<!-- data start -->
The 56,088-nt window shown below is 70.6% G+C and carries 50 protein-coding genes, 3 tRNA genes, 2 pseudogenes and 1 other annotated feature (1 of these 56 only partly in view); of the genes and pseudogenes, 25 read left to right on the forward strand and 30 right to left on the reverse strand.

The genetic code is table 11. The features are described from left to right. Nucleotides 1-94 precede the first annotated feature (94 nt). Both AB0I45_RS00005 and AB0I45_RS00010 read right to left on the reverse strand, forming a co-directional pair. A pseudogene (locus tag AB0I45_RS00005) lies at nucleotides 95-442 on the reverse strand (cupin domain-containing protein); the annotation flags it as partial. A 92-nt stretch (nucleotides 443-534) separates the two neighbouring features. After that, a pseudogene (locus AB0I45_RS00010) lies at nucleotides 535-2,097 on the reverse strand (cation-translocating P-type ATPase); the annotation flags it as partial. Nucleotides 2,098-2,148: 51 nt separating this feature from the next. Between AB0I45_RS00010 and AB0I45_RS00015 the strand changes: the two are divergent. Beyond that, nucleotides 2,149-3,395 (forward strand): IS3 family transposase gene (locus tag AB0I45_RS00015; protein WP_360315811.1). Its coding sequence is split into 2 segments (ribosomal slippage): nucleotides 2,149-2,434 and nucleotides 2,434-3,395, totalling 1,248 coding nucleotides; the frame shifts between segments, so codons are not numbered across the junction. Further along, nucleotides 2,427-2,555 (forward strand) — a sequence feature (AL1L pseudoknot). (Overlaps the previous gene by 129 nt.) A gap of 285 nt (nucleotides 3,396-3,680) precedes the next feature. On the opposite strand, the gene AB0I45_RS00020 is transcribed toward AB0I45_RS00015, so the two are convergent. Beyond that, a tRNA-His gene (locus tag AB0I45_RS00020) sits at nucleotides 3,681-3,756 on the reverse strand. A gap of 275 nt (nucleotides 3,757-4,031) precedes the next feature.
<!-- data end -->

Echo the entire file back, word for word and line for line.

The 56,088-nt window shown below is 70.6% G+C and carries 50 protein-coding genes, 3 tRNA genes, 2 pseudogenes and 1 other annotated feature (1 of these 56 only partly in view); of the genes and pseudogenes, 25 read left to right on the forward strand and 30 right to left on the reverse strand.

The genetic code is table 11. The features are described from left to right. Nucleotides 1-94 precede the first annotated feature (94 nt). Both AB0I45_RS00005 and AB0I45_RS00010 read right to left on the reverse strand, forming a co-directional pair. A pseudogene (locus tag AB0I45_RS00005) lies at nucleotides 95-442 on the reverse strand (cupin domain-containing protein); the annotation flags it as partial. A 92-nt stretch (nucleotides 443-534) separates the two neighbouring features. After that, a pseudogene (locus AB0I45_RS00010) lies at nucleotides 535-2,097 on the reverse strand (cation-translocating P-type ATPase); the annotation flags it as partial. Nucleotides 2,098-2,148: 51 nt separating this feature from the next. Between AB0I45_RS00010 and AB0I45_RS00015 the strand changes: the two are divergent. Beyond that, nucleotides 2,149-3,395 (forward strand): IS3 family transposase gene (locus tag AB0I45_RS00015; protein WP_360315811.1). Its coding sequence is split into 2 segments (ribosomal slippage): nucleotides 2,149-2,434 and nucleotides 2,434-3,395, totalling 1,248 coding nucleotides; the frame shifts between segments, so codons are not numbered across the junction. Further along, nucleotides 2,427-2,555 (forward strand) — a sequence feature (AL1L pseudoknot). (Overlaps the previous gene by 129 nt.) A gap of 285 nt (nucleotides 3,396-3,680) precedes the next feature. On the opposite strand, the gene AB0I45_RS00020 is transcribed toward AB0I45_RS00015, so the two are convergent. Beyond that, a tRNA-His gene (locus tag AB0I45_RS00020) sits at nucleotides 3,681-3,756 on the reverse strand. A gap of 275 nt (nucleotides 3,757-4,031) precedes the next feature.